Looking into the future, I believe the process of cyclical evolution will continue to play out and we'll again begin moving towards more decentralised forms of computing," adds Merlicek. "However, I don't think this decentralisation will see us move away from cloud. Instead, and maybe a little counter-intuitively, it will see us moving even deeper into cloud technology."

Ever the optimist, Markuson opines that "The only way for clouds to go extinct is to lose networks or for them to become very unreliable. As we talked about before - the cloud is something abstract and irrelevant in context. Without getting to the cloud and between components in the cloud, it becomes very relevant and not abstract. Then this is not a cloud anymore. But in such a case, humanity will face much bigger problems than to talk about the waning clouds."

Cudworth wants us to look further forward, "As we head towards what we call the 'pervasive cloud' stage of the cycle, I predict we're going to see a real plethora of emerging technologies suddenly become accessible. As cloud matures, its capabilities will become almost self-service, enabling new technologies to be adopted much more quickly throughout the business. At the same time, companies are rewiring for innovation - no longer willing to spend a million dollars on hardware for five years - and so new technologies will be much more fluid, coming and going as they meet immediate and future needs."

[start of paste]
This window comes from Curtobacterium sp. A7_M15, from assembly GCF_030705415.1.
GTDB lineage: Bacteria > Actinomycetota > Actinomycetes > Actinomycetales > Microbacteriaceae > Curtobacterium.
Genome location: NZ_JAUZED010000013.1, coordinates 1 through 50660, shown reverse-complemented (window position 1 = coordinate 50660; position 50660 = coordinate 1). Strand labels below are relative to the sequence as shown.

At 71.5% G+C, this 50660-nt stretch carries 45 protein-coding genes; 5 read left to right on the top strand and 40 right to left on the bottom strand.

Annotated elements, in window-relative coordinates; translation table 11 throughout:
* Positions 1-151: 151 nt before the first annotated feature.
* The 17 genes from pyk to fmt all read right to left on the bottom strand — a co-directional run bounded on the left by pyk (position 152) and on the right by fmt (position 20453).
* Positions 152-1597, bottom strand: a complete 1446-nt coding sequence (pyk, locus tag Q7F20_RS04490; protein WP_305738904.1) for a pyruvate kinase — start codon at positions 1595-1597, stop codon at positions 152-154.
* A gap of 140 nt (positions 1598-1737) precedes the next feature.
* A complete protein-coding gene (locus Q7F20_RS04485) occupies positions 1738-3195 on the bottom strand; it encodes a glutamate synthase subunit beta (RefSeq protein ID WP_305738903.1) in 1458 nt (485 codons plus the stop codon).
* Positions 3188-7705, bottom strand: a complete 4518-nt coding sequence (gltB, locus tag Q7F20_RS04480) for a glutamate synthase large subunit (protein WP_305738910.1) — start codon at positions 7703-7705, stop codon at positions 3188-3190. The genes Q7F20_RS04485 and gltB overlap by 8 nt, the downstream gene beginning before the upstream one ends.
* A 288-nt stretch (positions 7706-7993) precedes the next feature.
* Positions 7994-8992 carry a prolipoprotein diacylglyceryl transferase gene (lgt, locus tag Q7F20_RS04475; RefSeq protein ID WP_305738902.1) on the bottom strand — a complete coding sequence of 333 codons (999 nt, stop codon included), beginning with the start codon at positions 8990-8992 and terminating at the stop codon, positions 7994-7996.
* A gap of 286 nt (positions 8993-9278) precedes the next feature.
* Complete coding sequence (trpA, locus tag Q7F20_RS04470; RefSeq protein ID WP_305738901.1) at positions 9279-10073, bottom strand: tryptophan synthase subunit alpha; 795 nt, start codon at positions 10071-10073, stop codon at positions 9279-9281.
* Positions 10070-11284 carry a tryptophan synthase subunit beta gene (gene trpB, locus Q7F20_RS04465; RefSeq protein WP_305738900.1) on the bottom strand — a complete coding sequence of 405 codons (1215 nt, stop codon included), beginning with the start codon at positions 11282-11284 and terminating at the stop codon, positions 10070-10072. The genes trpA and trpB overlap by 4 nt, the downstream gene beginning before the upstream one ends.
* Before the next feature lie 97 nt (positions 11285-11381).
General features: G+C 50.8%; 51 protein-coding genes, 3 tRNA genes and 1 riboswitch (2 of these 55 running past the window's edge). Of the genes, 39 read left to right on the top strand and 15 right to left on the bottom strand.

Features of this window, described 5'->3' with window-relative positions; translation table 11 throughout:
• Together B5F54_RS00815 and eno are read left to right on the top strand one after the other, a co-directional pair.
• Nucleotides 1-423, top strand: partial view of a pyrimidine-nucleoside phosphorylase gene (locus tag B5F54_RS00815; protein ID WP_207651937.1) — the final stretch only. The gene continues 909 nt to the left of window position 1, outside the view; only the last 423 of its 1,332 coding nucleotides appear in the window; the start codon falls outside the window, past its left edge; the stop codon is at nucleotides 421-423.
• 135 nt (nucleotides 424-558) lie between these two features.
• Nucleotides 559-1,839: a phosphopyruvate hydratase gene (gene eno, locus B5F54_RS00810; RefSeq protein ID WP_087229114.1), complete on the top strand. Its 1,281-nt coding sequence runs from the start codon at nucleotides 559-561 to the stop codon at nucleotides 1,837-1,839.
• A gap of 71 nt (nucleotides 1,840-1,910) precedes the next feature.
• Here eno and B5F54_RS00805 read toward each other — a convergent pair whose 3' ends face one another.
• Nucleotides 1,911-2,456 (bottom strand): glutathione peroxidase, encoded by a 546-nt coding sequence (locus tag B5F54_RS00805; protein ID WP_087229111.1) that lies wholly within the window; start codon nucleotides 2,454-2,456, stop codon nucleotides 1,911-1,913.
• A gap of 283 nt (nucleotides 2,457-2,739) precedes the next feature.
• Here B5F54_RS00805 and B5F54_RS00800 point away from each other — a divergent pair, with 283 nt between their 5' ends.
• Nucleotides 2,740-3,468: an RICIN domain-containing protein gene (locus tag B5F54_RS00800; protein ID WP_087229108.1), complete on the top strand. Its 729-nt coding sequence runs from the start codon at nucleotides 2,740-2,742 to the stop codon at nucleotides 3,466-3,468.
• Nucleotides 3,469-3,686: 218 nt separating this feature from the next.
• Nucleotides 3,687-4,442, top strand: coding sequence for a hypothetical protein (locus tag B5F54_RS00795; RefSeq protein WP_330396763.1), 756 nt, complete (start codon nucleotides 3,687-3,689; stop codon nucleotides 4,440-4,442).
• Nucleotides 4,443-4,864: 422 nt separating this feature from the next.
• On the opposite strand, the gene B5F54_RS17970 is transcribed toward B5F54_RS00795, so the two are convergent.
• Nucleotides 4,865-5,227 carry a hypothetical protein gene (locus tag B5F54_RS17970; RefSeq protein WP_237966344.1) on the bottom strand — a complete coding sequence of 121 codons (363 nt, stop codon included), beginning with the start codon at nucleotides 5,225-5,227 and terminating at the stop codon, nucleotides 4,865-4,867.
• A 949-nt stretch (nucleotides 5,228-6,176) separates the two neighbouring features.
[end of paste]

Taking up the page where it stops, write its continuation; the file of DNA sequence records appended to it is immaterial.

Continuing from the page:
However, it seems fitting to give Doncaster the final word. "Finally, a caveat about our powers of prediction. The first supersonic passenger airliner went into service in 1976 amid claims of a revolution in high-speed air travel. Forty-five years later, there are no commercial supersonic services operating."

So, to summarise, the majority of our executives are quite sure that this cycle is different; that the cloud trajectory will be in place for a very long time and that it will give rise to and encompass many other technologies - edge and quantum computing, various shared AI and so on. A few also pointed out the commercial benefits of moving to the cloud as opposed to maintaining major devices in-house. Oddly, though, no-one touched on the impact security might have - either as a positive or a negative.

We'd love to hear readers' thoughts on this.

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David Heath has had a long and varied career in the IT industry having worked as a Pre-sales Network Engineer (remember Novell NetWare?), General Manager of IT&T for the TV Shopping Network, as a Technical manager in the Biometrics industry, and as a Technical Trainer and Instructional Designer in the industrial control sector. In all aspects, security has been a driving focus. Throughout his career, David has sought to inform and educate people and has done that through his writings and in more formal educational environments.